Last Monday, the first meeting of CIPAC, the federation of contemporary art professionals, took place. I visited their website on this occasion and noticed that among the proposed reflections there was one entitled “acquiring, digitizing, conserving and restoring works of audiovisual art”.

I have often wondered about the future of video art, apart from the screens, tablets, and other technological installations that serve as supports for them in exhibitions. I remember last year visiting a place in Pantin dedicated to young creation, and one of the organizers explained to me the great difficulty of video artists to sell their works, let’s say even greater difficulty because selling everything for a young artist is extremely complicated. Moreover, among the artists exhibited in the gallery, the one who had sold the most was a painter on glass, not very representative of the choices of young artists today who choose the medium of painting very little.

So how do you sell a video work? Institutions buy them, we see them in museums, for example two exhibitions largely dedicated to video at the Palais de Tokyo in Paris have just been completed, that of Clément Cogitore and in a completely different genre that of Mikka Rottenberg. But private collectors are turning their backs on the medium. Then why? In Contemporary Art Fairs, videos are often poorly installed, few collectors take the time to watch them in their entirety. It should be noted, however, that more and more places are now dedicating a specific space to video art, as is the case of the Art Basel Miami fair. Moreover, a video work is often very expensive: it requires a lot of time to create and elaborate. Mikka Rottenberg, for example, showed videos at the Palais de Tokyo of a pearl oyster farm in China for which she travelled and spent a lot of time there. Second, because video is easily reproducible, easily disseminated, and this goes against the idea that one would own a unique work at home. And also because his exhibition in a private circle is a real question: do we buy specific material? You turn your screen on and off on the way in and out of the house? Finally, the last problem is that of the conservation of videos, which are fragile media. I was told this story of a couple of Parisian collectors who hire students every year to do this work of renewing and restoring files: calling the galleries, asking for new DVDs etc.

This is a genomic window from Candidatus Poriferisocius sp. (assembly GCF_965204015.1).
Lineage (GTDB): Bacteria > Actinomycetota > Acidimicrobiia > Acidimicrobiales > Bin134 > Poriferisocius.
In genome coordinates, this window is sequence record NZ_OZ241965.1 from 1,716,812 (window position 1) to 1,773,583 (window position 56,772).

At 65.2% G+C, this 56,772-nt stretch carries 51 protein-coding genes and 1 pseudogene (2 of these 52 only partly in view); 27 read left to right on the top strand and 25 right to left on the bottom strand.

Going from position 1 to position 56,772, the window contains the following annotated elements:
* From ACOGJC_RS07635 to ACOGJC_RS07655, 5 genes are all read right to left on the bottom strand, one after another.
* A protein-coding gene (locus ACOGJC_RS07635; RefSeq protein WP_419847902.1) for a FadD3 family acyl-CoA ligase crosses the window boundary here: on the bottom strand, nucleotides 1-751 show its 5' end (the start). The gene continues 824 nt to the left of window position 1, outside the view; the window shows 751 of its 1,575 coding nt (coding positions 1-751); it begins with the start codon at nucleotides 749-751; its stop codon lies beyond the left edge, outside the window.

Not simple for a video artist, even though video is everywhere in contemporary art. So some people are going to see experimental cinema or even cinema in general, such as Clément Cogitore, for example. By strategy perhaps.